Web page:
Archive | April, 2011

Some quick observations when starting out in social media

25 Apr

First: Have  a strategy and plan in place. Don’t just start posting without having a clear goal in sight. If your goal is to have people volunteer at your organization make sure that your posts are about that, the value of volunteering. Post stories, pictures or interviews to get people to volunteer.

Second: Know your market. If you’re launching a product for the first time in the U.S. market do an audience profile and competitor analysis, know what the environment is like. Hire someone from the U.S. who could help with all the market research as well as provide you with their personal insights.

Third: Make sure all key players are involved in creating the social media plan. When managing social media you need to make sure that your fellow colleagues will  assist when needed.

Fourth: Before writing that first post on Facebook and Twitter make sure you know how you want to come off to the rest of the world, remember  first impressions make a difference.

Fifth: Create your company’s online personality-tone and style.

Sixth: Create FAQs and a procedural handbook on how to respond to certain questions or incidents.

Seventh: Have weekly meetings to keep all staff informed on the social media activity and to come up with the monthly calendar. At the first of the month a monthly calendar should be sent to the social media team so that everyone is on the same page.

I know these tips are pretty much common sense, but you would be surprised to learn how many people don’t follow them.

Each week I’ll provide you with some of my quick observations on social media.

Creating a Blog for a Hotel

17 Apr

So the hotel you work for has asked you to start a blog, so how do you start? Well that’s easy go to either wordpress, blogger, tumbler, etc and open up an account and blog away.

Well it’s a little bit more complicated than that as Social Media Guru Brian Solis explains in one of his blog posts,”Think about a blogging strategy. Sit down with the executive and marketing team, including PR and Web. Chart-out an official plan, identify prospective participants and writers, and dedicate time to making it happen! Work with sales and customer service to learn the real pain-points and needs of the market. Capture it, distill it, and publish often. Most importantly, read the comments and interact. It can only help.

At the end of the day, any company reaching business customers should take the time to understand how their products and services can help them succeed. Blogging is about embracing this unique technology and strategically and carefully opening up windows to expose the corporate culture. Acquiesce the successes and failures of your corporate evolution, in order to prove that your experience and leadership skills are legitimate, respectable, and most importantly, in line with your customer’s objectives.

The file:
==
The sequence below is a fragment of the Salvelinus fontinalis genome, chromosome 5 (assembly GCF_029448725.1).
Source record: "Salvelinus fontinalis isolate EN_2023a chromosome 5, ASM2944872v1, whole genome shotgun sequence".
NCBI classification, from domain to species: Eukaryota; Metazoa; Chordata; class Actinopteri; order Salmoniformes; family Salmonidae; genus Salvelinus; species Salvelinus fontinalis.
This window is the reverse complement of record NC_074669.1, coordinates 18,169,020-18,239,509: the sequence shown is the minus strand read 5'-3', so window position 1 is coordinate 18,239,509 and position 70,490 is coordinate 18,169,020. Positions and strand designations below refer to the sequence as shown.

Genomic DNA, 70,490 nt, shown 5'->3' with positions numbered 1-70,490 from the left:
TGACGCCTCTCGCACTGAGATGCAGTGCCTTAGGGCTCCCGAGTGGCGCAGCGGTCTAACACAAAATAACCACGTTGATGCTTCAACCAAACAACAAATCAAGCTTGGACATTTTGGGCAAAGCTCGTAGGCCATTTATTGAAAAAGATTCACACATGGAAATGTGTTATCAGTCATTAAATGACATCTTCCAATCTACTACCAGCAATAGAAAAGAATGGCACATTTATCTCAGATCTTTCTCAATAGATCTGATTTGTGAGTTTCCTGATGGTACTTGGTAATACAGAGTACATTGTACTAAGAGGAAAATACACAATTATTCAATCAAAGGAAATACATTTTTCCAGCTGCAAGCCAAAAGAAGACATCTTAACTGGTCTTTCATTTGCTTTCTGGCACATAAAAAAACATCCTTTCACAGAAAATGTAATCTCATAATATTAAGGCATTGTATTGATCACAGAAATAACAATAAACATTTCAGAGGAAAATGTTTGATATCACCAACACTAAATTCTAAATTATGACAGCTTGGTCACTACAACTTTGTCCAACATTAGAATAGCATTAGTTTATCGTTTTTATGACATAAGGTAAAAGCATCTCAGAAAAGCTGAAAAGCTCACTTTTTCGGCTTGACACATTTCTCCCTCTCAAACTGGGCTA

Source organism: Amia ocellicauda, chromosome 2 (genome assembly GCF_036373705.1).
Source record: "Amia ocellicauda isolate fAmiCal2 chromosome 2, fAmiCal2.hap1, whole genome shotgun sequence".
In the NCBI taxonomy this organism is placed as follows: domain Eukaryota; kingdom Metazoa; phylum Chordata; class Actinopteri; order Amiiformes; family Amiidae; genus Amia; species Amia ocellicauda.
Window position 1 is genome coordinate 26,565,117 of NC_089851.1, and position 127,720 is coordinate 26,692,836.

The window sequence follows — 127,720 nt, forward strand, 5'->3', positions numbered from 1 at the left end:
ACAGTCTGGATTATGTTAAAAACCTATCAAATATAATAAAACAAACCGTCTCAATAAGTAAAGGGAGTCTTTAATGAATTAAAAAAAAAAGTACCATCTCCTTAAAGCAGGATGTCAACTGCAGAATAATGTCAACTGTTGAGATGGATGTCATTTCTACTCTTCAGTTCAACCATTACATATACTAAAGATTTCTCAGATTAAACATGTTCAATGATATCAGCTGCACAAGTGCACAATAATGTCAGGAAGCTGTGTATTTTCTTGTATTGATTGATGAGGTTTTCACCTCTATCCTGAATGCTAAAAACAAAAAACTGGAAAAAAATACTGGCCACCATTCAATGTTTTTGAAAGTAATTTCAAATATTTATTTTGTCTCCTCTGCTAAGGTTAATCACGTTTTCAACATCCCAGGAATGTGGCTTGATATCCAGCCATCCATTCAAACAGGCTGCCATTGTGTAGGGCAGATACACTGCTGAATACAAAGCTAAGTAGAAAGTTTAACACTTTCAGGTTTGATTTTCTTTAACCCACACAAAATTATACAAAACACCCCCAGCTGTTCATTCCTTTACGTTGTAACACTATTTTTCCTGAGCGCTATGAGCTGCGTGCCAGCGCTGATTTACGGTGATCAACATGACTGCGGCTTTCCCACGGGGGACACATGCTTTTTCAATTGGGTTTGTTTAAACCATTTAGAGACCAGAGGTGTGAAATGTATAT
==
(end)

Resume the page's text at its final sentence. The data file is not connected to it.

A hotel needs to always keep 3 things in mind when blogging brand-building, keyword-rich and social media-integrated..

For example if the hotel you work for is a 5 star luxurious hotel then make sure all the blogs posts have that air of royalty meaning that the tone must be more formal or sophisticated. Your brand has a lot to do with the type of guest you tend to attract or would like to attract so keep the target audience in mind when blogging.

Once all the blog contributors understand the hotel’s brand and who it’s target audience it’s then time to get creative. Running a hotel requires many employees all working together to make sure each guest in the end is satisfied. I’m sure employees have many stories about their interactions with guests so why not blog about those encounters.

Also in a new Survey from Travelzoo found that 64% of people say hotel prices are more important than the destination when choosing holidays. The survey, which examined consumer behaviour, found that most holiday planning was based on price and user reviews.Of those surveyed, 93% compared prices before booking and 81% used hotel review sites.

Since people are interested in prices include words like, “deals, discounts, half-price, and contests”.  Also link those key words to the type of product, event or food they can get for the money they’re spending on the hotel.  Not all blogs should be about deals but at least make sure a few posts are about them.

Before starting the blog take a month to train all the blog contributors about the hotel, SEO (key words), and the frequency of posting. During that month invite the bloggers to meet some of  the hotel staff so they’ll know who to ask about certain issues.

After the training sessions the blogger should have a better idea of what he or she will blog about for the first month. Monthly meetings with the bloggers and the hotel staff should be built into the “blog  plan”, a good way to keep the blogger in the loop.